down the stretch. Berenson said from time to
time a forward may play some defense.
More than anything else, the weekend could
set the tone for the year.
In years past the difference between first
place and sixth place in the conference has only
been a few points. With a pair of victories
tonight and Friday, the Wolverines could be on
their way to the first place finish the CCHA
The Wolverines open their CCHA season early against conference foe Notre Dame. Both teams defeated
Wilfred Laurier last weekend, but one will see its win streak come to an end tonight.
A PLAYER TO RESTRAIN
BY DENA KRISCHER * DAILY SPORTS WRITER
ore's a reason why junior middle
blocker Joanna Fielder traveled
over 3,000 miles from her sunny
Costa Mesa, Calif. home to go to school
where the winter temperatures are sub-
It's because she's simply that good.
"It was between here and
Pepperdine," Fielder said. "I chose to go
here because I like the size of the school
and because of the huge athletic tradi-
Besides, a little snow never hurt any-
And her decision to come here is
only hurting the rest of the Big Ten.
Right now, Fielder is one of the main
reasons why Michigan's volleyball team
is having such a successful season.
She's one of the main reasons the
Wolverines can hope to make it to the
fina four of the NCAA tournament in
It's because she's simply that good.
"Joanna has definitely stepped up for
the team," Michigan coach Mark Rosen
said. "She's doing a great job, especially
with a big adjustment."
Michigan's award-winning volleyball
star has taken on a new role this season
to not only broaden her versitility as a
player, but to help the team become a
threat to the Big Ten.
Rather than dominating the net, as
she did last year, Fielder has moved to
the back row, focusing more on passing
and defense, something she hadn't done
With a little extra practice, she's
made the new responsibility work for
both herself and the team.
"I'm adjusting pretty well," said
Fielder, this year's Carolina Classic
MVP "I just had to refine my skills and
make them more consistent, and that's
my main goal."
Last season, Fielder lead the
Wolverines with 78 block assists and a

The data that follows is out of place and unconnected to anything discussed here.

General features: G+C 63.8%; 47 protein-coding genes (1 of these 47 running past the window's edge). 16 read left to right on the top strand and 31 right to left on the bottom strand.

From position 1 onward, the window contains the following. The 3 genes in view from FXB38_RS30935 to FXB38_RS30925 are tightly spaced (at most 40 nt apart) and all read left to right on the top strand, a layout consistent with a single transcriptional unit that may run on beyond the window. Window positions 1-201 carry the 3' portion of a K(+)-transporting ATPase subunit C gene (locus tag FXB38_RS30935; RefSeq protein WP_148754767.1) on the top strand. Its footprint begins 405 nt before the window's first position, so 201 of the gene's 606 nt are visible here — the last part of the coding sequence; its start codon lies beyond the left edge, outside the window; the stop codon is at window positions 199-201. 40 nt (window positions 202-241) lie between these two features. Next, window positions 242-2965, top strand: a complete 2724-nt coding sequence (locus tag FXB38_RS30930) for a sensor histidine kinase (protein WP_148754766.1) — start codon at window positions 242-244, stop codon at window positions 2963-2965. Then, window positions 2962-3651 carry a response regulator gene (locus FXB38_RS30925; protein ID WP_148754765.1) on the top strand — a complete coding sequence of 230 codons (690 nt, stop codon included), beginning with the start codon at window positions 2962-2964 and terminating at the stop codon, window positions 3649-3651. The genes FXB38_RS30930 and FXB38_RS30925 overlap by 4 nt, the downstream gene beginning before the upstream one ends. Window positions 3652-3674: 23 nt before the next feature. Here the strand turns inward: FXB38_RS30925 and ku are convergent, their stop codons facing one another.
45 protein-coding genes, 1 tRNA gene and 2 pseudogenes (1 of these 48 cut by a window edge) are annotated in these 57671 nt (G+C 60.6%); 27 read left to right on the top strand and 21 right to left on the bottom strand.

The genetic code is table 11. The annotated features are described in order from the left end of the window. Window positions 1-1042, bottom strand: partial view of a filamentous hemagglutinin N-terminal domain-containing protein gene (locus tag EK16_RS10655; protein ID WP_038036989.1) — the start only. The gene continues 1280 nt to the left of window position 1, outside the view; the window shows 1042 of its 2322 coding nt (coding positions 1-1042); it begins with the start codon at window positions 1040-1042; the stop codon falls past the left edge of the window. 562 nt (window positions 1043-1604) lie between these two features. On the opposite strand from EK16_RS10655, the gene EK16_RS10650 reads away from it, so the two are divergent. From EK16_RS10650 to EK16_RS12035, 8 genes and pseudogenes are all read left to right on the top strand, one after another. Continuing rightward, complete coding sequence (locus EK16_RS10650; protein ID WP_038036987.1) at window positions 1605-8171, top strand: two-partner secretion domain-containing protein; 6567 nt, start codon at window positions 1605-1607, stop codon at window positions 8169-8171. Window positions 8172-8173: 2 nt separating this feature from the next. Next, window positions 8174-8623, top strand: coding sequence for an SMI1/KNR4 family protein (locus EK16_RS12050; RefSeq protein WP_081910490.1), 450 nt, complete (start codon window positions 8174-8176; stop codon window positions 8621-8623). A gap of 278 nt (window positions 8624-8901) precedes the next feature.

.300 hitting average, which ranks 12th in'
the Big Ten.
So far this season, her numbers have
not been as impressive, but that's not
because she's lost her step.
It's because she's simply that good.
Fielder's block assists and hitting
average opened the eyes of Big Ten
coaches, giving them a reason to worry
- a player to restrain.
"When the other schools scout us;'
Michigan coach Mark Rosen said.
"They look at her and they say, 'How are
we going to stop her?"'
They know she's out there - while
standing at six-foot, two-inches, it's hard
not to take notice -and they're going to
do whatever they can to stop her, includ-
ing double teams.
And it's frustrating for Fielder.
"I've been struggling with it," Fielder
said. "I've been having two blockers up
on me at once and my confidence hasn't
been as high in my attack."
Even though she is currently holding
an average of only .13 attacks per game
- while at this point last season, she
was averaging .33 per game - her other
numbers are remaining strong.
Through 13 matches, Fielder is aver-
aging 3.32 kills per game, second best
for Michigan behind sophomore outside
hitter Nicole Kacor.
Coming off a big win against Notre
Dame on Tuesday, which ended its three-
game losing streak and improving its
overall record to 9-4, Michigan is finally
getting back into winning, and preparing
for the upcoming weekend.
"We're really excited," Fielder said.
"Right before the fourth game (against
Notre Dame), Nicole Kacor said we
have to step up our game to give us a
good outlook for this weekend. We
stayed with them, and it wasn't easy, but
we finished the game. The win helped us.
Michigan hopes to turn things
around. The losing streak was a major
set-back, but it's over with.
"Before (Tuesday's) match, we talked
about a tu-rning point in the season,"
Fielder said. "It just happens, and we
don't know why. We talked about how
we need to have fun out there:If we did-
n't want to be doing this, we wouldn't.
We just pushed (the streak) aside, went
out there, and played as a team again.'
Middle blocker Joanna Fielder has taken on a new roll. Instead of dominating at
the net, she now intimidates the opponents in her new defensive roll.